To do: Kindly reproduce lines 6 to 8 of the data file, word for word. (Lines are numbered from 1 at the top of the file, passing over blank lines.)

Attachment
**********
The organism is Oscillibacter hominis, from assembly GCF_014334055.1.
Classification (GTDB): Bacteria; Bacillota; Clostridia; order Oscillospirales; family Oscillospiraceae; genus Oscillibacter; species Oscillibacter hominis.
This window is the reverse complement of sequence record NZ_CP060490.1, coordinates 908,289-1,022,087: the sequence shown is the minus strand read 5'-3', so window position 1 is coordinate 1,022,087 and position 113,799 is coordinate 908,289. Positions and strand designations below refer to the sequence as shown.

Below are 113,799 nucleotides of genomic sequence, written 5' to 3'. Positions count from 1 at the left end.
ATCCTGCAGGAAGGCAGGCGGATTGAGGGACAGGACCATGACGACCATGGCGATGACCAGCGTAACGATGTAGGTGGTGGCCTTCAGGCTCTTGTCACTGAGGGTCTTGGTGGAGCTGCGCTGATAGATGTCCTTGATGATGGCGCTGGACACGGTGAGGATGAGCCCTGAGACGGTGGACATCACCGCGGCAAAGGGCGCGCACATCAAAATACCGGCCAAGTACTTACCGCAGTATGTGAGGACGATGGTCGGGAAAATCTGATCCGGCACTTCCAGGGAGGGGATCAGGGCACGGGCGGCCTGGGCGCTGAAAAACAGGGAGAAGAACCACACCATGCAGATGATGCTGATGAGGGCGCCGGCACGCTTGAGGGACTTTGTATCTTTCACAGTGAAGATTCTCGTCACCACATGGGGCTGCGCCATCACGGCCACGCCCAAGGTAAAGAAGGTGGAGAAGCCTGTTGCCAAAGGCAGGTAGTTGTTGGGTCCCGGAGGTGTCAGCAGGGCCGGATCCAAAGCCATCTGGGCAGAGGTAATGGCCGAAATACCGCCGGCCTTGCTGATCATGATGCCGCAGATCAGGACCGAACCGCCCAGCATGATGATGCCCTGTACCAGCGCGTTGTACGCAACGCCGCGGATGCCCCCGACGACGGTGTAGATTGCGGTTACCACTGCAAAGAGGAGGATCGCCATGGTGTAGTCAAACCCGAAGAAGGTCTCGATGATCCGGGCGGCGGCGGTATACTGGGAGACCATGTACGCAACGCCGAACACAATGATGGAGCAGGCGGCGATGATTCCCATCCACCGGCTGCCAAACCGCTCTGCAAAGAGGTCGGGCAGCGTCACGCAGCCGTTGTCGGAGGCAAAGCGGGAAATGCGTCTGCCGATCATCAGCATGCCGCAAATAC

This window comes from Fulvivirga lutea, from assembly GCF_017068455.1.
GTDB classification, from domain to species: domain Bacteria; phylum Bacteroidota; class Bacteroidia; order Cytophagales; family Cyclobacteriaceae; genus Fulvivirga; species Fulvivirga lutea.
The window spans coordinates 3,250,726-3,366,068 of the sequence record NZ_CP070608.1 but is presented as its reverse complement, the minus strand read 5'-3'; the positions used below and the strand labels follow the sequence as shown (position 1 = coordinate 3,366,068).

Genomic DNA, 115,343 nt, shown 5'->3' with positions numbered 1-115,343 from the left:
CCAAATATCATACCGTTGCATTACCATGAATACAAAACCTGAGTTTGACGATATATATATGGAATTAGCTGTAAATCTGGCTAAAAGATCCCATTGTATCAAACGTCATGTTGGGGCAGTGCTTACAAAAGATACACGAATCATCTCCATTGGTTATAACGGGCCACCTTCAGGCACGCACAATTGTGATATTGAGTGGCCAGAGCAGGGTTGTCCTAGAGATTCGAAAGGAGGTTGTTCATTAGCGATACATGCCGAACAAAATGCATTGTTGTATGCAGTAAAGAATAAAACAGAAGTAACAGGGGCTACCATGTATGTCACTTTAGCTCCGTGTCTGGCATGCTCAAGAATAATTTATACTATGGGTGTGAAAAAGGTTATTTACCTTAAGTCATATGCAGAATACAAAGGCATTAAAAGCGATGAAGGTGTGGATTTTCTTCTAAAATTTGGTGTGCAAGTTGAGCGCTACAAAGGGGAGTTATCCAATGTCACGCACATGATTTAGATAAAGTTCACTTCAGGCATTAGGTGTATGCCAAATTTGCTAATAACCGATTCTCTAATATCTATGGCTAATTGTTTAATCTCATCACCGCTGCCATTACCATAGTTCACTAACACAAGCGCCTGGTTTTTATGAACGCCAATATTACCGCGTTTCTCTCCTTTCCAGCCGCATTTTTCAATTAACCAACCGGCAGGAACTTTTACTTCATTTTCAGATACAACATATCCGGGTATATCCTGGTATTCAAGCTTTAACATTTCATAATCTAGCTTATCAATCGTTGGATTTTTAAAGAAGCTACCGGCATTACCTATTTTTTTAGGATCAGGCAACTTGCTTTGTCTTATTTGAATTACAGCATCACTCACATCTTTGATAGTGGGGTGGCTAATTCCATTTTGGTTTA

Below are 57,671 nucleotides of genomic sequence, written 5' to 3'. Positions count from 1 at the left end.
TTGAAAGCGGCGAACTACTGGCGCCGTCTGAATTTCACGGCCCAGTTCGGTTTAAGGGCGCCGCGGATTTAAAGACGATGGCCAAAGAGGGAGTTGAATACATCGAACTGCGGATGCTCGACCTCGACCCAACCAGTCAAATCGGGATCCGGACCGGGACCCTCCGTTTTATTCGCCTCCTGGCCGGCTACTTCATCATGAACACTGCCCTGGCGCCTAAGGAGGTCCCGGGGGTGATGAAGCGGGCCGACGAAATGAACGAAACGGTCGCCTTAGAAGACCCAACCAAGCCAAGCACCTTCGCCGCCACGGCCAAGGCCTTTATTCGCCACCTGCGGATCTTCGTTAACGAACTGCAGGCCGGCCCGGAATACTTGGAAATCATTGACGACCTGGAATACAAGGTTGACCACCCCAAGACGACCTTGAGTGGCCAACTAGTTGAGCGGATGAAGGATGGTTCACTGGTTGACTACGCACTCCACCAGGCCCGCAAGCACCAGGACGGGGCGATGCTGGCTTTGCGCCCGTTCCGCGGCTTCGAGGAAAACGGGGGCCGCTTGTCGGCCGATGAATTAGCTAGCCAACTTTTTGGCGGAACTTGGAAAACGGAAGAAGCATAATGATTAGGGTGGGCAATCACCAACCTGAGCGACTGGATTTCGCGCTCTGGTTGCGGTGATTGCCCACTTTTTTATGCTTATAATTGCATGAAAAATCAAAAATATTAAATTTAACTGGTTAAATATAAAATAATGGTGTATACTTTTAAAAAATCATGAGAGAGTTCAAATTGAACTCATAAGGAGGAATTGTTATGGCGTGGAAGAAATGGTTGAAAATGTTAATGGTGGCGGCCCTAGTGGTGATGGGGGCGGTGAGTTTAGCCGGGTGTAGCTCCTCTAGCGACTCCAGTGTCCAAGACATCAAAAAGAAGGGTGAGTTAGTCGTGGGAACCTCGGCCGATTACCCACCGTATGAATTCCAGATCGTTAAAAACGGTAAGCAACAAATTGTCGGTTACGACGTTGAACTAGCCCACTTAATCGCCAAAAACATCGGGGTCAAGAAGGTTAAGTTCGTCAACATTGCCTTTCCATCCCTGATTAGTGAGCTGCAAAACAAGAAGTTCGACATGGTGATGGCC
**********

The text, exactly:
This window comes from Fulvivirga lutea, from assembly GCF_017068455.1.
GTDB classification, from domain to species: domain Bacteria; phylum Bacteroidota; class Bacteroidia; order Cytophagales; family Cyclobacteriaceae; genus Fulvivirga; species Fulvivirga lutea.
The window spans coordinates 3,250,726-3,366,068 of the sequence record NZ_CP070608.1 but is presented as its reverse complement, the minus strand read 5'-3'; the positions used below and the strand labels follow the sequence as shown (position 1 = coordinate 3,366,068).